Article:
The Amish

Did you tune in for The Amish documentary on PBS’s American Experience last night?  It’s a beautiful, thoughtful film – the visuals are breathtaking, the score is lovely, the stories make you weep, and you learn without fully realizing how much information you’re absorbing.  It was pretty neat to work under the same roof with most of the production team, watching as they toiled to get access, find the stories, shoot, edit, and craft the film. Kudos to them and the crew.

Miss the premiere? You can watch it online at http://www.pbs.org/wgbh/americanexperience/films/amish/.

Would love to hear what you think about it!

Snowy Stowe

Almost an entire winter without snow and in one weekend in Vermont, we get over a foot, with deadly icicles to match.

While the rest of the family skied through the whiteout, I caught up on reading, stirred the chili, drank a full pot of tea, and experimented with a loaner camera from work. A big, heavy lens makes even the most amateur of novices feel skillful, even one who is scared to turn off the automatic settings…

 

Punch Brothers

Coasting in on the aftershock as usual, I just heard Punch Brothers for the first time on the radio this morning. Believe it or not, there are some really, really awesome people in this world who still listen to music radio and don’t have cable.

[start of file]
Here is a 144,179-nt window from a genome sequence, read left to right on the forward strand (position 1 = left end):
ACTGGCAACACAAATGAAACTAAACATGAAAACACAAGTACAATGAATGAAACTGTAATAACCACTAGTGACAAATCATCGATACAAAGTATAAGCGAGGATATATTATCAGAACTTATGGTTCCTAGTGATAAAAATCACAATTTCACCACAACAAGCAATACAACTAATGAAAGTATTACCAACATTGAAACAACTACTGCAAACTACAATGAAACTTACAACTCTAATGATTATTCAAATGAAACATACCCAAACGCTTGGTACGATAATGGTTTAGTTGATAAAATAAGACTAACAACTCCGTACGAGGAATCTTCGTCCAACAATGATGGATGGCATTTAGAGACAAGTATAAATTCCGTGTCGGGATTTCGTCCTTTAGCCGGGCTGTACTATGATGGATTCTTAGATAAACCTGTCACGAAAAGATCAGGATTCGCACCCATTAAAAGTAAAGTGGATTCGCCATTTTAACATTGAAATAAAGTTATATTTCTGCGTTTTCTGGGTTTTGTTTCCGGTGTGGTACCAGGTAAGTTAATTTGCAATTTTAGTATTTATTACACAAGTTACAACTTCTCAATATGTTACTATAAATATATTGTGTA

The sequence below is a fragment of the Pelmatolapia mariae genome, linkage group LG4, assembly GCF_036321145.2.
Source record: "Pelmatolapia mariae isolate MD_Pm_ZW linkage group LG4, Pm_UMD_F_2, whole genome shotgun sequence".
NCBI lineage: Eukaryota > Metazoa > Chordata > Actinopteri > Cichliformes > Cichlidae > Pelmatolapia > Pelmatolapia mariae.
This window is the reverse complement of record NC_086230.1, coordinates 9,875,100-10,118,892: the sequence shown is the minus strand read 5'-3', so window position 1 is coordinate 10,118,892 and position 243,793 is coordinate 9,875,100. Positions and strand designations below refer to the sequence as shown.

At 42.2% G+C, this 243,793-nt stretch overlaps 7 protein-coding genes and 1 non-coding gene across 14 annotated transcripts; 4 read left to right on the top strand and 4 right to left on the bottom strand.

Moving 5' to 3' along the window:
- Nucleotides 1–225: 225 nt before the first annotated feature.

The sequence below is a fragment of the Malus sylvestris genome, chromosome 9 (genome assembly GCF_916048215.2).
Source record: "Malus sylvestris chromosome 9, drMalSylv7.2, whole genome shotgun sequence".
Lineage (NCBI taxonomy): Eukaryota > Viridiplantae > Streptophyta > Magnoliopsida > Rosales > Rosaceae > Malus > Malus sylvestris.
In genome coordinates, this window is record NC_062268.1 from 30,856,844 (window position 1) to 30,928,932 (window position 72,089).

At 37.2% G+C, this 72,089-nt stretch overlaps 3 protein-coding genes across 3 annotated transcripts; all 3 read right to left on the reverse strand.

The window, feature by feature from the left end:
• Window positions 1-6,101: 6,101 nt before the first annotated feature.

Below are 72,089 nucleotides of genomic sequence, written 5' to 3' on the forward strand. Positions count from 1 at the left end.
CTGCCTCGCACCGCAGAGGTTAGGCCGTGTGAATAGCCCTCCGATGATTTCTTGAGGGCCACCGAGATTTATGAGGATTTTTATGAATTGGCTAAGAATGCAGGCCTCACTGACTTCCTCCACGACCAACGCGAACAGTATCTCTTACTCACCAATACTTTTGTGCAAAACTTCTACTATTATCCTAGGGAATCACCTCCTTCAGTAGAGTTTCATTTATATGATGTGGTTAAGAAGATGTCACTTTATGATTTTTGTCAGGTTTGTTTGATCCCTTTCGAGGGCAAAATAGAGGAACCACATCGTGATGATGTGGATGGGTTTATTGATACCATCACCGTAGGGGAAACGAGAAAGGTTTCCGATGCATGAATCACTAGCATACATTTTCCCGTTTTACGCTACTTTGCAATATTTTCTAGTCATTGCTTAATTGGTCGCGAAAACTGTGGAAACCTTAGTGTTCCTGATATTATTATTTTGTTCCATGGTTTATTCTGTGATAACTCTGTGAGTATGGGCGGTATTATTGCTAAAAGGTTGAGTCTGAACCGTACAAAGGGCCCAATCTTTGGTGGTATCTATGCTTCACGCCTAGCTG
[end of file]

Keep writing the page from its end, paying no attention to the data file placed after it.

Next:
These guys are so good I sat in the car for three minutes after the parking meter ran out so I could listen to the whole song.  Straight up risked a $300 parking ticket, or whatever gouge-tastic rate the Brookline meter maids are doling out these days. Worth it just to bask in the dexterous banjo playing and bow slaps, the singing weaved up, down, through, and around all manner of scales.

Has anyone seen them live? Seems like that would be ridiculous. They are playing in Burlington on Saturday, a short hop from Stowe where I’ll be traipsing around this weekend through the non-snow, not skiing. With headphones on. Probably listening to Punch Brothers.

Sunday Moka Pot

A long stretch of morning means the Moka Pot comes out and we get crafty with dark, viscous coffee and steamed whole milk. There are a lot of opinions on how best to brew, but we generally follow the same steps outlined here, with good results.

The few moments of uncertainty in the water-heating waiting time are replaced with the warmth of success when the coffee bubbles up. Not unlike the glow that comes when the dough does rise, or the liquid cream turns whipped, or when you reach the perfect temperature and golden brown on the second pancake poured from homemade batter.